Exemplary practices integrate the concept and practices of Safe & Drug Free Schools into each district include the following:
- Implementation of research based prevention curriculums and programs for elementary, middle and high school in the areas of violence/bullying, alcohol, tobacco and drugs prove effective to reduce risk behaviors. In addition, alignment of curriculum with health standards, and integration of health into the science, language arts, and other core curriculum topics has demonstrated effective and positive multiple messaging techniques. States which require health education in each year for grades 9-12 had less prevalence of risk behavior than those who did not.
- Implementation of zero-tolerance policy and practice to address behavior and management of school buildings environment / climate (bus, restrooms, playground, hallways, lunch, parking lot). Policies regarding alcohol, drugs, violence, weapons, tobacco are regularly communicated and reinforced to parents, students, staff and community throughout the school year.
- Formation of parent, staff and community specific programs to inform and educate, enhance networking and build relationships.
- Current and comprehensive crisis management plans and drills are practiced in collaboration with community officials, emergency and evacuation procedures are in place - an emergency suitcase and easily accessible student database ensure that all students are accounted for and safe.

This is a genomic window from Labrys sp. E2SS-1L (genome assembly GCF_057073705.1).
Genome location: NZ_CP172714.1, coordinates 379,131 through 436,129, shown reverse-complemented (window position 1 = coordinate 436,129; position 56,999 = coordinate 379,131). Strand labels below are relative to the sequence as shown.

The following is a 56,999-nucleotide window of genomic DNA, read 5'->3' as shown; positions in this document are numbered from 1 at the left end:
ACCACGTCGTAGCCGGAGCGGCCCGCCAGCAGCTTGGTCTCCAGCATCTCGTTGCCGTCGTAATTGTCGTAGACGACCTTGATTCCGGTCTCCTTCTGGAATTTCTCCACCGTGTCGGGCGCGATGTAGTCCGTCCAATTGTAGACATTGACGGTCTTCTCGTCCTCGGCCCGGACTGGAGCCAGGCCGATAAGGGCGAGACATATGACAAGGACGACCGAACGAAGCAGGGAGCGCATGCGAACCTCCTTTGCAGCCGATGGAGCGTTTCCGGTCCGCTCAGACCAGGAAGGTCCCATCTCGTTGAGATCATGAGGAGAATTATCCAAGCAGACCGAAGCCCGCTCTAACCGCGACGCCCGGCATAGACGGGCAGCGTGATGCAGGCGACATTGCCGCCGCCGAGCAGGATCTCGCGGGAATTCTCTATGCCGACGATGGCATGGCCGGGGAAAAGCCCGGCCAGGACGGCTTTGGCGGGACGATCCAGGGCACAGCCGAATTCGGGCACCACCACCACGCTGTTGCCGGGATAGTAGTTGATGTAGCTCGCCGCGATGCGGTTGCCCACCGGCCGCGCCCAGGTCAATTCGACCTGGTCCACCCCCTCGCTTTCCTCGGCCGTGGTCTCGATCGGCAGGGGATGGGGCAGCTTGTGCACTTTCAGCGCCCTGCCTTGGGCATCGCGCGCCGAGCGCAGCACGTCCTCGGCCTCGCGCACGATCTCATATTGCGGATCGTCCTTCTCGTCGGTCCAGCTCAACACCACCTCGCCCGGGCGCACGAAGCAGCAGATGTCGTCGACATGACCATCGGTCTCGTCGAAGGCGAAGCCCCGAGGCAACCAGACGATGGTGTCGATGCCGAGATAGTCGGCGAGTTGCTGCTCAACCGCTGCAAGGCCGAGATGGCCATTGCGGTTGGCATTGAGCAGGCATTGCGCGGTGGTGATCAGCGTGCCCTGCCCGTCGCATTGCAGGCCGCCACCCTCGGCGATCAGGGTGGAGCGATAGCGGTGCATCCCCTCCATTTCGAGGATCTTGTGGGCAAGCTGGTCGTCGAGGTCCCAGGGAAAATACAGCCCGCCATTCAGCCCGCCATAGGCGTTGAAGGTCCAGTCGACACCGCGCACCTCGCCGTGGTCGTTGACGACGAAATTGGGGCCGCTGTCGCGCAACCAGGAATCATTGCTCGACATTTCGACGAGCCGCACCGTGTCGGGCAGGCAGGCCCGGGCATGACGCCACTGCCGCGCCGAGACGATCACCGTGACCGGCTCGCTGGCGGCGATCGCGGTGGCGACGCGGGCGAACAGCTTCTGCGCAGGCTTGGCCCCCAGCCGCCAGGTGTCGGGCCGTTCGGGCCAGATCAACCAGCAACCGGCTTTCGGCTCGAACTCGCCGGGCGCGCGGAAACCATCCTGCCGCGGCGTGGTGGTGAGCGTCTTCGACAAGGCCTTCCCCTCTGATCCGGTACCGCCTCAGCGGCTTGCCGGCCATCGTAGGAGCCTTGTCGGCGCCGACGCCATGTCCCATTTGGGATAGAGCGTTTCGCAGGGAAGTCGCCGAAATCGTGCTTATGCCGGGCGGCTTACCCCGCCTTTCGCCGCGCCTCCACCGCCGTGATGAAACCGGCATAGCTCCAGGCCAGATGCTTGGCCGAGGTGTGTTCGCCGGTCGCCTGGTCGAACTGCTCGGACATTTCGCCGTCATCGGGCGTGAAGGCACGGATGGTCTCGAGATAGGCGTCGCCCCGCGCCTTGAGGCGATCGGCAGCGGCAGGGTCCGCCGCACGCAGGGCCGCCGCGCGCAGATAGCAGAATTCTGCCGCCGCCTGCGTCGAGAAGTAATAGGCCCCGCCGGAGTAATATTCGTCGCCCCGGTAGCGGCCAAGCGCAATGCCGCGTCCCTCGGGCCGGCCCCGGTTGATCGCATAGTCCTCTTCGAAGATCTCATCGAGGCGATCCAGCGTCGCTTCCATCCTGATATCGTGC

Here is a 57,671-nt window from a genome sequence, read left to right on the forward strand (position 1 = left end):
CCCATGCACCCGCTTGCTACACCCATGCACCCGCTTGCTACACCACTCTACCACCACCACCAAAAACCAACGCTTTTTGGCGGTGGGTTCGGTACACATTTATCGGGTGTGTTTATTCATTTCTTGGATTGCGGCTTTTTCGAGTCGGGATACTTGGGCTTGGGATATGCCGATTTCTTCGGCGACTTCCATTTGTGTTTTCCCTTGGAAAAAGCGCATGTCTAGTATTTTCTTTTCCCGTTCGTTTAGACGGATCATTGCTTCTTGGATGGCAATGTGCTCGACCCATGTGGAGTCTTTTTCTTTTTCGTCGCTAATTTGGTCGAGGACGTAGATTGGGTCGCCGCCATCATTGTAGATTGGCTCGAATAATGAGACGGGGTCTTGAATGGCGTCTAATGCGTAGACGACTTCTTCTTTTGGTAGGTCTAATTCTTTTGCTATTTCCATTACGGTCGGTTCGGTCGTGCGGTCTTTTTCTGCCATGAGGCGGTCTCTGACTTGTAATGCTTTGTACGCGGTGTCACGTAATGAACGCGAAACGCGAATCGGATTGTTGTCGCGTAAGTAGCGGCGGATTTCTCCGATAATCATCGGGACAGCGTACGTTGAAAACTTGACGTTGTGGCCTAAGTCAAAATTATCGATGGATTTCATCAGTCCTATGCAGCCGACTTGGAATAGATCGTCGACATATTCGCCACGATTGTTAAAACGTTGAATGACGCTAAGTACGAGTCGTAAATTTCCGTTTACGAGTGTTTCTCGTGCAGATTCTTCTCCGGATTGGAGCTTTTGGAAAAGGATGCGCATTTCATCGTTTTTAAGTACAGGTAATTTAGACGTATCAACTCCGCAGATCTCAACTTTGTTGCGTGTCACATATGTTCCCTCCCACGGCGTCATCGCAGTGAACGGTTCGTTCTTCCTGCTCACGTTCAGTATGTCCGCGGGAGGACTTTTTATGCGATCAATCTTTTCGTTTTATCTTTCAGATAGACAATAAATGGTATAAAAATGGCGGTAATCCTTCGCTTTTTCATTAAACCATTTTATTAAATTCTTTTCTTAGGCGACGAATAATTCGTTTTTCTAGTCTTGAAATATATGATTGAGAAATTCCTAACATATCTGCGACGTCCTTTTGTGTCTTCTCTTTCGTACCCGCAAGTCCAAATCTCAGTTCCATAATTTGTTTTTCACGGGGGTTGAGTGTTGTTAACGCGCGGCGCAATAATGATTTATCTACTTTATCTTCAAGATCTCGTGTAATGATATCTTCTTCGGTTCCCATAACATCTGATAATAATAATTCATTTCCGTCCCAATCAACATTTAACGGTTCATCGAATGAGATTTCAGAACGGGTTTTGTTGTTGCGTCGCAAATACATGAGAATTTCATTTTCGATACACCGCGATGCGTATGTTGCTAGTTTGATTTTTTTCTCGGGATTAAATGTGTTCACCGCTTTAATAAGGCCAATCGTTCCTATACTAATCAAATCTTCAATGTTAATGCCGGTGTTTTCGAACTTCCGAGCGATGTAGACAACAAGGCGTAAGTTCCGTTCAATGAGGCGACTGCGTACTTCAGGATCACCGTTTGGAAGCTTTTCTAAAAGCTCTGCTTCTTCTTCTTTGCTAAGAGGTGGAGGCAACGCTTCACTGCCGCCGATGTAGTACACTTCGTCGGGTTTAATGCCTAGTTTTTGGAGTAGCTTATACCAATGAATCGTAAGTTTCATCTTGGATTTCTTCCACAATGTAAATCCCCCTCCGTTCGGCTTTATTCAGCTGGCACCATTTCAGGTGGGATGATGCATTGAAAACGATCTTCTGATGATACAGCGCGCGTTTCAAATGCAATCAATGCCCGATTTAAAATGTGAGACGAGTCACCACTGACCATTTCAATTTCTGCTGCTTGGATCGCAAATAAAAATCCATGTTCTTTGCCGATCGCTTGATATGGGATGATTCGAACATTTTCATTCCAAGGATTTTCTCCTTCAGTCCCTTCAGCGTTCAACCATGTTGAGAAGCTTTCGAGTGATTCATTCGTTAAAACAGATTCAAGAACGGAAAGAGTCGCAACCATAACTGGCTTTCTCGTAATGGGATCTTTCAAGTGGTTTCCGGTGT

- At risk students are identified regularly and staff/student and community mentors established to ensure student academic, social and personal supports are in place.
- District create a media plan to report programs and progress on indicators to public by way of school newsletters/website, flyers, letter to parents, community forums, community newspapers.
- Professional development opportunities are on-going and frequent for staff, parents and community to inform and address social issues relevant to the issues of alcohol, tobacco and other drugs, as well as risk behaviors.
- SDFSC principles are woven into district’s school improvement plan via inclusive health programs and initiatives which demonstrate the balance of health and academics.
- After school activities/programs are available for students and environments are created for positive group interaction through school activities and associations.
- Administration and teachers have diligently prioritized a positive school climate and environment using appropriate strategies and programs.
- Districts participate in the Youth Risk Behavior Survey (YRBS) and local surveys which provide data to identify risk behaviors and target prevention and intervention programs and activities.